[Development] Fornux C++ Superset

Phil Bouchard philippeb8 at gmail.com
Thu Apr 26 05:35:46 CEST 2018

On 04/25/2018 09:45 AM, Eric Lemanisser wrote:
> What about
> void foo(int (&array)[3])

This one works fine:

void foo(int (&array)[10])
     cout << __PRETTY_FUNCTION__ << endl;

int main()
     int array[10];


     return 0;

Correctly outputs:
void foo(const boost::node_proxy &, boost::root_array<std::vector<int>, 
10> (&))

> and
> template<int N>
> void foo(int (&array)[N]) ?

Since I just started testing C++98 as of last week, I haven't yet had a 
chance to test templates thoroughly. So this one is buggy and I'll have 
to fix it.

> Both of these functions make sure the caller and the callee use the same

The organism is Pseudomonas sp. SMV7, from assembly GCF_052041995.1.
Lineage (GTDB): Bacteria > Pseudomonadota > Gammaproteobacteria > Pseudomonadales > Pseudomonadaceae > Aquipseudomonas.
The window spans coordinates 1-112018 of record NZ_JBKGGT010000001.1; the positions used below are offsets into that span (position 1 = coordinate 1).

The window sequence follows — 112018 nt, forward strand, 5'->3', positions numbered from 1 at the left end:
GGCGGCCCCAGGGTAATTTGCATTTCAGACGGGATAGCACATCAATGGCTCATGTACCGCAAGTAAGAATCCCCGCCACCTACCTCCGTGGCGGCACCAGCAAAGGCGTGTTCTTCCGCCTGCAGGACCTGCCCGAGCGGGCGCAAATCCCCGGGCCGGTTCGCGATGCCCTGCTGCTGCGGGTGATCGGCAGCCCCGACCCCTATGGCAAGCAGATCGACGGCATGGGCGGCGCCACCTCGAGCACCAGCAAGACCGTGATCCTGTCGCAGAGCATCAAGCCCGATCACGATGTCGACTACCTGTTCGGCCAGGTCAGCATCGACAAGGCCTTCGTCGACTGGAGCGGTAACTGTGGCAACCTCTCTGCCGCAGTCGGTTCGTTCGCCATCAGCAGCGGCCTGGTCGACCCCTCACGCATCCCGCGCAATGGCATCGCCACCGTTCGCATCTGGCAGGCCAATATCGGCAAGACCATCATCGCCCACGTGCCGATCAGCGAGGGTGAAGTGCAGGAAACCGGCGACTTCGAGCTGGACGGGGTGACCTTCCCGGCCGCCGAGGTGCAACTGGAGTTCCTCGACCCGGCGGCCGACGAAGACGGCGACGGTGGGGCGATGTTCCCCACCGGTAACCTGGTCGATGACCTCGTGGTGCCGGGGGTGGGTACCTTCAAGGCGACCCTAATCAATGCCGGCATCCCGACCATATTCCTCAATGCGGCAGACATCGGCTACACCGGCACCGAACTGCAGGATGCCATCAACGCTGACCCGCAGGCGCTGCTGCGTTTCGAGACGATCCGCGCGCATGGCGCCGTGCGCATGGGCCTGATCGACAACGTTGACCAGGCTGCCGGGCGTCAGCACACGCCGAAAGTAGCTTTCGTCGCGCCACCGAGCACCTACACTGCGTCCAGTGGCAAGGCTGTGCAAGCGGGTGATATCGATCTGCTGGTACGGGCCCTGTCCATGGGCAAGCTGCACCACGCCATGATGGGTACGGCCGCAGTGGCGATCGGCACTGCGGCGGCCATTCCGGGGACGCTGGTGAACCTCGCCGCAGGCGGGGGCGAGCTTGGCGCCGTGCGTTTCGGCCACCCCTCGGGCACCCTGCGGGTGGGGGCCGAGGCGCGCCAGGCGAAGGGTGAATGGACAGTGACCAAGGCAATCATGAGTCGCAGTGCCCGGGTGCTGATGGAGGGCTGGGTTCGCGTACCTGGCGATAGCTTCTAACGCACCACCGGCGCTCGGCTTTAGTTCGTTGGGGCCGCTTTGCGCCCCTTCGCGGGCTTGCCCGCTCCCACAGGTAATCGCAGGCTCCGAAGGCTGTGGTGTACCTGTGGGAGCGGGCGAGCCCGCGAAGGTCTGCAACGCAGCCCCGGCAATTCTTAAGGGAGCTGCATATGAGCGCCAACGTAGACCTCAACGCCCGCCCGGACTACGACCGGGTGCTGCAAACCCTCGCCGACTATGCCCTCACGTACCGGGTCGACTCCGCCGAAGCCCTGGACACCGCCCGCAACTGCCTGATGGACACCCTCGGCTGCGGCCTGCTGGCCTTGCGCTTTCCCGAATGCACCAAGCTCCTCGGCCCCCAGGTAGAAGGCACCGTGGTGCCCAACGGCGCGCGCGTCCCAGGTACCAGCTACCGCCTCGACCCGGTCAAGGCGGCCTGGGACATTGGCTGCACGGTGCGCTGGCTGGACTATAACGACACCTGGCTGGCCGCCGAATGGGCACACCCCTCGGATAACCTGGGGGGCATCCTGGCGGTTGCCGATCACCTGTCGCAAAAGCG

> array size at compile time. I don't see anybody giving away this kind of 
> security, especially fro functions called across translation units. Does 
> your system store the length of the array next to the pointer at runtime 
> ? What is the cost of this ?

root_array<> looks like this:

template <typename T, size_t S>
     class root_array : public boost::root_ptr<T>
         typedef boost::root_ptr<T> base;

         root_array(base const & p) : base(p)

         root_array(boost::node_proxy const & __y) : base(__y, "", 
boost::create<typename T::value_type>()(__y, S))


So it knows the length of the array at compile-time but it really 
creates a root_ptr pointing to a std::vector of size S allocated at 
runtime. This is the lowest common factor necessary to make a smooth 
conversion to a root_ptr.


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